Apple (NASDAQ:AAPL) iPod accessories very well might be on the top of many holiday gift lists, in conjunction with the electronics devices themselves. If you've ever wondered what to give someone who has everything -- including their own iPod -- one of this year's answers might be some iPod attire.

An article on on Monday said that the iPod continues to have craze status -- observing that many people are spending more on accessories for their iPods than they are on the gadgets themselves. If you thought that one cover would be enough for anybody's iPod, maybe you've got it wrong. The article describes much more excess -- for example, Louis Vuitton iPod-ready purses that retail for between $215 and $285. Meanwhile, one can get outlandishly human outfits as well, such as hoodies.

The article described the gamut of other highly decorative, non-functional accessories -- applique crystals, for example, not to mention the temporary "tattoos" that have been available for quite some time. All of these items have the sole purpose of allowing iPod owners to express their individuality -- not to mention dress up their devices. Talk about form over function.

It seems kind of odd that people have been wringing their hands over sales of apparel for, well, humans -- look at the angst that has surrounded retailers like Gap (NYSE:GPS) this holiday season -- when apparel for iPods appears to be doing just fine.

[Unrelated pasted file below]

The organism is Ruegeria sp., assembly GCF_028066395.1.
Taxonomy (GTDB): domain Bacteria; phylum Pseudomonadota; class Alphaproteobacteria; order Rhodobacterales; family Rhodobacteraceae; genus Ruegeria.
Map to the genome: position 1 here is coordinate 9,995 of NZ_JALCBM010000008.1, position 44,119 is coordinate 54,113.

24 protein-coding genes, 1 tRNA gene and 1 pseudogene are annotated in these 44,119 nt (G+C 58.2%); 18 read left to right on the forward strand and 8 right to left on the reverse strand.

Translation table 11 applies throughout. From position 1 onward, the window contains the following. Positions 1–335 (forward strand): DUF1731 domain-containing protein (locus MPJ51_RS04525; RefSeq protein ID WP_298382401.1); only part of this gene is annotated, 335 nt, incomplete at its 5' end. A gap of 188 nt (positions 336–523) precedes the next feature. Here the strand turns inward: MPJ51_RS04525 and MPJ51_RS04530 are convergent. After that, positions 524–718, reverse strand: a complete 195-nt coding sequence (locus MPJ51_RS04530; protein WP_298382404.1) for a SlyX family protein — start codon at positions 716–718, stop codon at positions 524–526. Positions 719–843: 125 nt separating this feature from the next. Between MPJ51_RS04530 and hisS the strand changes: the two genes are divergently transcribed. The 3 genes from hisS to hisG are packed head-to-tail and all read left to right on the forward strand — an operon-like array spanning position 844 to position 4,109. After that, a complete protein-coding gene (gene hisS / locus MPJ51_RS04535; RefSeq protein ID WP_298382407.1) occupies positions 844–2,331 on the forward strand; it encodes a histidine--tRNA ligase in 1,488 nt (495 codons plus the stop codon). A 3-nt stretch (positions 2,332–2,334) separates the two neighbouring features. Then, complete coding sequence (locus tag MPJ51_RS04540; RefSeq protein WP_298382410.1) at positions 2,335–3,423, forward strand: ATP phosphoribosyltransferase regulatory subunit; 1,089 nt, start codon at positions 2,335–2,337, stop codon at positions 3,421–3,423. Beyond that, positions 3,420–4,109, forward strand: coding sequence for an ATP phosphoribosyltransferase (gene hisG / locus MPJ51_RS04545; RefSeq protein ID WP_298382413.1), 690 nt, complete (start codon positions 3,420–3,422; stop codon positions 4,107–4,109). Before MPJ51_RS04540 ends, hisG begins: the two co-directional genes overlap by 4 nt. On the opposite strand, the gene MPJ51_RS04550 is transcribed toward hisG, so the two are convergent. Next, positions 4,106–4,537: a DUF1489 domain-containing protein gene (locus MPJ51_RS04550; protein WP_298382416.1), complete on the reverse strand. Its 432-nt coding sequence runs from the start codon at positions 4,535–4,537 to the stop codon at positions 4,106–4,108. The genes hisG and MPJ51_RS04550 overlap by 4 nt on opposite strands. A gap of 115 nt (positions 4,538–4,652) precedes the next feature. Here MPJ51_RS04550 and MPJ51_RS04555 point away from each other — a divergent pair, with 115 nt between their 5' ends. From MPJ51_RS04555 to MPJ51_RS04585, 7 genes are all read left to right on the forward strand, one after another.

Retailers are well aware of this fact, too, of course. It's not just the usual suspects that offer iPod gear -- places such as RadioShack (NYSE:RSH), Best Buy (NYSE:BBY), or (NASDAQ:AMZN). There are plenty of other retailers you might not expect trying to get in on the action, too, such as RedEnvelope (NASDAQ:REDE) and Sharper Image (NASDAQ:SHRP).

According to the NPD Group, iPod junkies will spend $500 million on iPod accessories in 2005, and that doesn't include speakers and headphones.

It seems quite obvious that Apple's longstanding iPod craze will continue through the holiday season -- last month it became apparent that its new nano was raking in anything but tiny sales. Apple investors seem unlikely to see too much disappointment in the short term, while the wreaths adorn the doors, the wrapping paper flies, and trees blink shiny lights, at any rate. However, we'll all be interested to see what 2006 might hold for Apple and its dominance in the music biz.

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Alyce Lomax does not own shares of any of the companies mentioned, although she does have quite a few accessories for her iPods.